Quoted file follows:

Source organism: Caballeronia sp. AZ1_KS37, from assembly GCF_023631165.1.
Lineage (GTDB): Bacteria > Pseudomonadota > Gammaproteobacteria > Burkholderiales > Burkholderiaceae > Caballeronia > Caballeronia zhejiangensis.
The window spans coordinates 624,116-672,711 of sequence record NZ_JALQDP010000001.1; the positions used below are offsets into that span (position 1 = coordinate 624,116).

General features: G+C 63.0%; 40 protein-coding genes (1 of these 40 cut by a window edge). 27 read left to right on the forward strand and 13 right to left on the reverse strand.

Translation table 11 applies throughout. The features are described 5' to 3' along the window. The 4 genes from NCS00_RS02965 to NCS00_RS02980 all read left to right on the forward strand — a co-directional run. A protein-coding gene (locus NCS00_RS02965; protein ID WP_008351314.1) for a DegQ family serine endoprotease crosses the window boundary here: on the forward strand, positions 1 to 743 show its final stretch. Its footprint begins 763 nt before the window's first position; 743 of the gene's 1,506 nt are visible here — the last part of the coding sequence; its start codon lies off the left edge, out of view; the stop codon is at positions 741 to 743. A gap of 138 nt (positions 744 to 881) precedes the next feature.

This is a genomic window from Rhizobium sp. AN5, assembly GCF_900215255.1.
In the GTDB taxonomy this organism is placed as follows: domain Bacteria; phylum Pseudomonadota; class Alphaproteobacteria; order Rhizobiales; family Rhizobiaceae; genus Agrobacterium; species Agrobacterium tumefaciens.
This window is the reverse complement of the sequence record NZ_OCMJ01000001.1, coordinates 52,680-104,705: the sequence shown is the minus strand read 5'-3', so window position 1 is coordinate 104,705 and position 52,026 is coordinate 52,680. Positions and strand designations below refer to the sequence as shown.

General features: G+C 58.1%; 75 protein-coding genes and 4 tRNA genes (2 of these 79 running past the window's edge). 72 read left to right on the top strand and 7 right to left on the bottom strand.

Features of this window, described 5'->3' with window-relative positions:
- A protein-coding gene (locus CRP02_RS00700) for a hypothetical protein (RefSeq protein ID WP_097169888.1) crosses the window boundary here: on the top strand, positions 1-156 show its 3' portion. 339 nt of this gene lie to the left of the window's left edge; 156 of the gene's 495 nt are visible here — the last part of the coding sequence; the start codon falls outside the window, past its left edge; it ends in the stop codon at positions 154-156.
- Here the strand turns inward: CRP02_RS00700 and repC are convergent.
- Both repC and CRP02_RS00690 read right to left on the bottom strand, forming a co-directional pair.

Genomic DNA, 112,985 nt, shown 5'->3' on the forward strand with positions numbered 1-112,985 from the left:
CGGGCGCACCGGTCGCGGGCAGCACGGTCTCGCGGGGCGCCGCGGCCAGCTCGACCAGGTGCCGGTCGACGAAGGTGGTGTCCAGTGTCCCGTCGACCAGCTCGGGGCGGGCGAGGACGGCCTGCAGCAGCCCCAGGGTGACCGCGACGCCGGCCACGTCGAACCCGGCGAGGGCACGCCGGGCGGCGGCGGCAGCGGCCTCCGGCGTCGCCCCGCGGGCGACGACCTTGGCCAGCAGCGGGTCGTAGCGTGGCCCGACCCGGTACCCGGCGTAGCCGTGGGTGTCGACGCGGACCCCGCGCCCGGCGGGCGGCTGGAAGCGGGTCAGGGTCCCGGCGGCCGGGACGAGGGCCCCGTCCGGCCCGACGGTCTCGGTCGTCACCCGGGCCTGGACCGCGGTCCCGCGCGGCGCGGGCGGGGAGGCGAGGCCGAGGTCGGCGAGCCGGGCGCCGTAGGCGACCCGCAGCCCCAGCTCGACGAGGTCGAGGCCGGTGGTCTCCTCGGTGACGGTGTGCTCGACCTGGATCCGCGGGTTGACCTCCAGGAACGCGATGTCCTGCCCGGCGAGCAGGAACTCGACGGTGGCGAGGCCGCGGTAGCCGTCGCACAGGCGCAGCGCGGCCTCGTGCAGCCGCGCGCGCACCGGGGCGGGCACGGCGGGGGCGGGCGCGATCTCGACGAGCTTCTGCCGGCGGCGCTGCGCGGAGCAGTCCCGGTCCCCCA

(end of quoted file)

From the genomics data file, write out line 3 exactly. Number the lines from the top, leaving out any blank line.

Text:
The window spans coordinates 624,116-672,711 of sequence record NZ_JALQDP010000001.1; the positions used below are offsets into that span (position 1 = coordinate 624,116).